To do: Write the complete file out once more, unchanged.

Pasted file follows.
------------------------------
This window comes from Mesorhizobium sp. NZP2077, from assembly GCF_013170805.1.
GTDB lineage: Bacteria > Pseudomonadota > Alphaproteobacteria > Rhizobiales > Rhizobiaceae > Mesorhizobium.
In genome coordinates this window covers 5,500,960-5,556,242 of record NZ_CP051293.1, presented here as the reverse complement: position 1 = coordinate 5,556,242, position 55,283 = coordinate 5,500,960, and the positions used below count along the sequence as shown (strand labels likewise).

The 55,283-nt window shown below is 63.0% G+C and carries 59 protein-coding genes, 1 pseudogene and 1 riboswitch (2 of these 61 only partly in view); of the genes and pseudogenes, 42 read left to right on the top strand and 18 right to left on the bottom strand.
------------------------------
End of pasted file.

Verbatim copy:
This window comes from Mesorhizobium sp. NZP2077, from assembly GCF_013170805.1.
GTDB lineage: Bacteria > Pseudomonadota > Alphaproteobacteria > Rhizobiales > Rhizobiaceae > Mesorhizobium.
In genome coordinates this window covers 5,500,960-5,556,242 of record NZ_CP051293.1, presented here as the reverse complement: position 1 = coordinate 5,556,242, position 55,283 = coordinate 5,500,960, and the positions used below count along the sequence as shown (strand labels likewise).

The 55,283-nt window shown below is 63.0% G+C and carries 59 protein-coding genes, 1 pseudogene and 1 riboswitch (2 of these 61 only partly in view); of the genes and pseudogenes, 42 read left to right on the top strand and 18 right to left on the bottom strand.